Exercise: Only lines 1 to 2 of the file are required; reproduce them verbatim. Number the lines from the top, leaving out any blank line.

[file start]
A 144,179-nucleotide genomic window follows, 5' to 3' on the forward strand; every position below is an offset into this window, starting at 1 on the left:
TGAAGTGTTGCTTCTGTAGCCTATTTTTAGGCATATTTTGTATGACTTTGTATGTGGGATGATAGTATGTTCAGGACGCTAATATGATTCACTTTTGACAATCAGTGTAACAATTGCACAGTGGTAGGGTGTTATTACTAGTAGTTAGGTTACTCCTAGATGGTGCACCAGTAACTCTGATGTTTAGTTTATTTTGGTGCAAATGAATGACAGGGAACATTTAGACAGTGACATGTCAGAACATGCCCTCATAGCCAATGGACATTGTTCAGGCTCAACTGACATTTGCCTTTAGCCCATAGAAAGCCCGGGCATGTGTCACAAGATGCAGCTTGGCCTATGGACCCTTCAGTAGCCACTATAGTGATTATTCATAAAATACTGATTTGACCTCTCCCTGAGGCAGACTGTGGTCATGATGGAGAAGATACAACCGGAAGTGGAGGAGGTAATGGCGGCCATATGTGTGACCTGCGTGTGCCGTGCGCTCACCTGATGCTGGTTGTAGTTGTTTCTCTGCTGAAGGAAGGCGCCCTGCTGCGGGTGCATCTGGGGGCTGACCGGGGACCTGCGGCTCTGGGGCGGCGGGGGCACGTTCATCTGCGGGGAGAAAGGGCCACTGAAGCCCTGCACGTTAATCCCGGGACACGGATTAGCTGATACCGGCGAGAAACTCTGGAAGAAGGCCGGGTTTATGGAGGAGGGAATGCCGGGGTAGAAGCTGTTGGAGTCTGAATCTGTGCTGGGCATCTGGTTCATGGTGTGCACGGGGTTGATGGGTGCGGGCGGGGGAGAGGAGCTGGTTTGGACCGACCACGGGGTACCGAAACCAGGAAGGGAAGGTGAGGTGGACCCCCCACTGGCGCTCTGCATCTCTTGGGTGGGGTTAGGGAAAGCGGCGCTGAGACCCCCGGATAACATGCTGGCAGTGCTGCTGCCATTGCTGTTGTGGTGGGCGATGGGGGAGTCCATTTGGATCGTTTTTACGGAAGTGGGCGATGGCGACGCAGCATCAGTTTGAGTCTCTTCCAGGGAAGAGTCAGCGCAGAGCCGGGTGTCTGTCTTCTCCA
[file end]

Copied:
A 144,179-nucleotide genomic window follows, 5' to 3' on the forward strand; every position below is an offset into this window, starting at 1 on the left:
TGAAGTGTTGCTTCTGTAGCCTATTTTTAGGCATATTTTGTATGACTTTGTATGTGGGATGATAGTATGTTCAGGACGCTAATATGATTCACTTTTGACAATCAGTGTAACAATTGCACAGTGGTAGGGTGTTATTACTAGTAGTTAGGTTACTCCTAGATGGTGCACCAGTAACTCTGATGTTTAGTTTATTTTGGTGCAAATGAATGACAGGGAACATTTAGACAGTGACATGTCAGAACATGCCCTCATAGCCAATGGACATTGTTCAGGCTCAACTGACATTTGCCTTTAGCCCATAGAAAGCCCGGGCATGTGTCACAAGATGCAGCTTGGCCTATGGACCCTTCAGTAGCCACTATAGTGATTATTCATAAAATACTGATTTGACCTCTCCCTGAGGCAGACTGTGGTCATGATGGAGAAGATACAACCGGAAGTGGAGGAGGTAATGGCGGCCATATGTGTGACCTGCGTGTGCCGTGCGCTCACCTGATGCTGGTTGTAGTTGTTTCTCTGCTGAAGGAAGGCGCCCTGCTGCGGGTGCATCTGGGGGCTGACCGGGGACCTGCGGCTCTGGGGCGGCGGGGGCACGTTCATCTGCGGGGAGAAAGGGCCACTGAAGCCCTGCACGTTAATCCCGGGACACGGATTAGCTGATACCGGCGAGAAACTCTGGAAGAAGGCCGGGTTTATGGAGGAGGGAATGCCGGGGTAGAAGCTGTTGGAGTCTGAATCTGTGCTGGGCATCTGGTTCATGGTGTGCACGGGGTTGATGGGTGCGGGCGGGGGAGAGGAGCTGGTTTGGACCGACCACGGGGTACCGAAACCAGGAAGGGAAGGTGAGGTGGACCCCCCACTGGCGCTCTGCATCTCTTGGGTGGGGTTAGGGAAAGCGGCGCTGAGACCCCCGGATAACATGCTGGCAGTGCTGCTGCCATTGCTGTTGTGGTGGGCGATGGGGGAGTCCATTTGGATCGTTTTTACGGAAGTGGGCGATGGCGACGCAGCATCAGTTTGAGTCTCTTCCAGGGAAGAGTCAGCGCAGAGCCGGGTGTCTGTCTTCTCCA